Name of Assigned Judge Philip G. Reinhard Sitting Judge if Other or Magistrate Judge than Assigned Judge
For the reasons stated below, the court denies the § 2255 motion as to all claims, denies the request for an evidentiary hearing, and dismisses this cause in its entirety.
O [ For further details see text below.] Notices mailed by Judicial staff.
David England, a federal prisoner, filed a motion pursuant to 28 U.S.C. § 2255, challenging his conviction and sentence on numerous grounds. The Government has filed a response, and defendant has filed a lengthy reply. The record supports that this motion, as was defendant's trial, has been significantly complicated and protracted due to England's confrontational approach throughout this case.
While the court must grant a § 2255 motion when a prisoner's conviction or sentence was imposed in violation of the Constitution or the laws of the United States, such relief is reserved for extraordinary situations. Blake v. United States, 2011 WL 4475275, * 5 (S.D. Ill. Sept. 26, 2011) (citing Prewitt v. United States, 83 F. 3d 812, 819 (7th Cir. 1996)). Relief under § 2255 is available only if an error is jurisdictional, constitutional, or is a fundamental defect which inherently results in a complete miscarriage of justice. Blake, at * 5. A § 2255 motion is neither a recapitulation of nor a substitute for a direct appeal. Blake, at * 5.
Thus, a § 2255 motion cannot raise: (1) issues that were raised on direct appeal absent a showing of changed circumstances; (2) non-constitutional issues that could have been raised on direct appeal but were not; and (3) constitutional issues not raised on direct appeal unless the defendant demonstrates both cause for the procedural default as well as actual prejudice or that the failure to consider the issue would amount to a fundamental miscarriage of justice. Blake, at * 5.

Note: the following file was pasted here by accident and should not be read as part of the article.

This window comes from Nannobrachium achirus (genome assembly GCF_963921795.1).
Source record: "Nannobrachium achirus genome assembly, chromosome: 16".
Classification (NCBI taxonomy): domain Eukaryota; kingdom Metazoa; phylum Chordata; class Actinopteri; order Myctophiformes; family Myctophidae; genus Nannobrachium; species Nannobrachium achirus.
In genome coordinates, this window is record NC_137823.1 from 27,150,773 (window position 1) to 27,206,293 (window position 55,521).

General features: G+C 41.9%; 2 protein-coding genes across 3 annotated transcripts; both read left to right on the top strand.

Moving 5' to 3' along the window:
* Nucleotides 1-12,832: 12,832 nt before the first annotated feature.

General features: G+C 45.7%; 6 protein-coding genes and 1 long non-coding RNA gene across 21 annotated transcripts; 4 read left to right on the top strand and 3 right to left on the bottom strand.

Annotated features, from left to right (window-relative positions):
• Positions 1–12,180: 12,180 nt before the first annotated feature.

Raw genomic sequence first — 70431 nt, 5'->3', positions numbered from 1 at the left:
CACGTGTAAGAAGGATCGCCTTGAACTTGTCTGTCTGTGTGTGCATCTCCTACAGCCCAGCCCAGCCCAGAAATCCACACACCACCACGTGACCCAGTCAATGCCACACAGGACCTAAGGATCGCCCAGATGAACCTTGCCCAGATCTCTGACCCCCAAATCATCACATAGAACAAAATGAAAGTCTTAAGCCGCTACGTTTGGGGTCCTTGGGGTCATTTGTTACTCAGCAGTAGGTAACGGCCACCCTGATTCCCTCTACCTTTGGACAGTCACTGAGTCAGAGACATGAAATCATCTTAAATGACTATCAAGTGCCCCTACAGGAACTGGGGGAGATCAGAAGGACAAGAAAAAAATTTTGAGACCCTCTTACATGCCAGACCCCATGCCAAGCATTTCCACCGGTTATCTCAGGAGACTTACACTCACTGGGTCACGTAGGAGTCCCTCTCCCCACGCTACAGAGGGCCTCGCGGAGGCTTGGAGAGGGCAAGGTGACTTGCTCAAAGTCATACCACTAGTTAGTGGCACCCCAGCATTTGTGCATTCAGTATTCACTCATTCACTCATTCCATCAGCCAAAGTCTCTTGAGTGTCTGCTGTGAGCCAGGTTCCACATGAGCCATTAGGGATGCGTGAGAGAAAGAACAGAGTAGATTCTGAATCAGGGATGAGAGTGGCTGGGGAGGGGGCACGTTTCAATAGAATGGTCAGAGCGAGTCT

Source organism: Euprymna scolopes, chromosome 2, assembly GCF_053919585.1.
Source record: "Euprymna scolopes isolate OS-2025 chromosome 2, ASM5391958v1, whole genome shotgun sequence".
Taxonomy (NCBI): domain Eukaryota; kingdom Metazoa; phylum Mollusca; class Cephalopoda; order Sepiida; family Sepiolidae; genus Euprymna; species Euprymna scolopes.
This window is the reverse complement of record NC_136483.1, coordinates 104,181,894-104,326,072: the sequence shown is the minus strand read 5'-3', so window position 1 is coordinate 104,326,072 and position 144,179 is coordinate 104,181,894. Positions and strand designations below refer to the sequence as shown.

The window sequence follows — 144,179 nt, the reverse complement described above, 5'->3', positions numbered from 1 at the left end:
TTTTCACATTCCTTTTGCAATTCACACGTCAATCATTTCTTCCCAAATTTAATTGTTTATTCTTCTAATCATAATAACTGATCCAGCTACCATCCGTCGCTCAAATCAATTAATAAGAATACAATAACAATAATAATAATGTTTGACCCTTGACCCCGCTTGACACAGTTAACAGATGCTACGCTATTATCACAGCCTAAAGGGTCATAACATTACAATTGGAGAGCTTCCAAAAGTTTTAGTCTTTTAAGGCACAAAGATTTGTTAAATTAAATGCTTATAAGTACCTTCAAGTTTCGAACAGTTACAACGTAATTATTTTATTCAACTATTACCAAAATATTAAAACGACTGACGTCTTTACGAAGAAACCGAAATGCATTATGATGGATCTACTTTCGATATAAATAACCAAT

Claims not raised on direct appeal that are couched in terms of ineffective assistance of counsel are not procedurally defaulted. Blake, at * 5. To establish constitutionally ineffective assistance of counsel, a defendant must show that: (1) his attorney's performance fell below an objective standard of reasonableness; and (2) but for counsel's unprofessional errors the result of the proceeding would have been different. Woods v. United States, 2009 WL 3787904, * 6 (N.D. Ill. Nov. 12, 2009) (citing Strickland v. Washington, 466 U.S. 668, 688 (1984)). If a defendant fails to make a proper showing under either of the prongs, the court need not consider the other. Woods, at * 6. Because counsel is presumed effective, a defendant bears a heavy burden in challenging his attorney's effectiveness. Woods, at * 6.
As to the effectiveness of appellate counsel, the two-prong test of Strickland applies as well. Woods, at * 6. Under the performance prong, an appellate counsel's performance is constitutionally deficient if he fails to appeal an issue that is obviously and clearly stronger than the claims counsel actually raised on appeal. Woods, at * 6. To establish prejudice, a defendant must show that there is a reasonable probability that but for his appellate counsel's deficient performance the result of the appeal would have been different. Woods, at * 6.